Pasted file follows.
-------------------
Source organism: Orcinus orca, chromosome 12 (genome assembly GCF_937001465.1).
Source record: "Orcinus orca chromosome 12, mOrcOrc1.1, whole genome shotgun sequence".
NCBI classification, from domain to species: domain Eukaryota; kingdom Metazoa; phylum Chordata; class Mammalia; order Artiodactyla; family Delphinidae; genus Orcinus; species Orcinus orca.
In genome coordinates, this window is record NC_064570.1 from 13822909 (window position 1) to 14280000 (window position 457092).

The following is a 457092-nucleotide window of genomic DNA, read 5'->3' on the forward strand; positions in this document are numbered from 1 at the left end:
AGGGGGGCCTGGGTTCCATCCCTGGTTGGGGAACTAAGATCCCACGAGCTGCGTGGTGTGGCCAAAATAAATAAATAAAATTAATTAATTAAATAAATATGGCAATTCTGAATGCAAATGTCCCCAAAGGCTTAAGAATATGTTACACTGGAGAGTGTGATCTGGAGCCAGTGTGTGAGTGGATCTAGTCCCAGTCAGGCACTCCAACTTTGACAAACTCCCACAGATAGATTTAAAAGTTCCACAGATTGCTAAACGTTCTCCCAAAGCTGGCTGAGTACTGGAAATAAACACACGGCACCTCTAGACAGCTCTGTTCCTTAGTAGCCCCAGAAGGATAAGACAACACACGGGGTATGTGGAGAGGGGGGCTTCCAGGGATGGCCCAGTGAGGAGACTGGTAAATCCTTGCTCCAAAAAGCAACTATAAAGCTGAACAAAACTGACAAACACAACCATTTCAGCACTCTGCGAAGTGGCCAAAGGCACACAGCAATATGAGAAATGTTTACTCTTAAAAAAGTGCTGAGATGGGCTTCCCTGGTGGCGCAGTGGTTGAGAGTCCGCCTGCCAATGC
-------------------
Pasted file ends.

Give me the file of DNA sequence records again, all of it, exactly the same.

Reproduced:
Source organism: Orcinus orca, chromosome 12 (genome assembly GCF_937001465.1).
Source record: "Orcinus orca chromosome 12, mOrcOrc1.1, whole genome shotgun sequence".
NCBI classification, from domain to species: domain Eukaryota; kingdom Metazoa; phylum Chordata; class Mammalia; order Artiodactyla; family Delphinidae; genus Orcinus; species Orcinus orca.
In genome coordinates, this window is record NC_064570.1 from 13822909 (window position 1) to 14280000 (window position 457092).

The following is a 457092-nucleotide window of genomic DNA, read 5'->3' on the forward strand; positions in this document are numbered from 1 at the left end:
AGGGGGGCCTGGGTTCCATCCCTGGTTGGGGAACTAAGATCCCACGAGCTGCGTGGTGTGGCCAAAATAAATAAATAAAATTAATTAATTAAATAAATATGGCAATTCTGAATGCAAATGTCCCCAAAGGCTTAAGAATATGTTACACTGGAGAGTGTGATCTGGAGCCAGTGTGTGAGTGGATCTAGTCCCAGTCAGGCACTCCAACTTTGACAAACTCCCACAGATAGATTTAAAAGTTCCACAGATTGCTAAACGTTCTCCCAAAGCTGGCTGAGTACTGGAAATAAACACACGGCACCTCTAGACAGCTCTGTTCCTTAGTAGCCCCAGAAGGATAAGACAACACACGGGGTATGTGGAGAGGGGGGCTTCCAGGGATGGCCCAGTGAGGAGACTGGTAAATCCTTGCTCCAAAAAGCAACTATAAAGCTGAACAAAACTGACAAACACAACCATTTCAGCACTCTGCGAAGTGGCCAAAGGCACACAGCAATATGAGAAATGTTTACTCTTAAAAAAGTGCTGAGATGGGCTTCCCTGGTGGCGCAGTGGTTGAGAGTCCGCCTGCCAATGC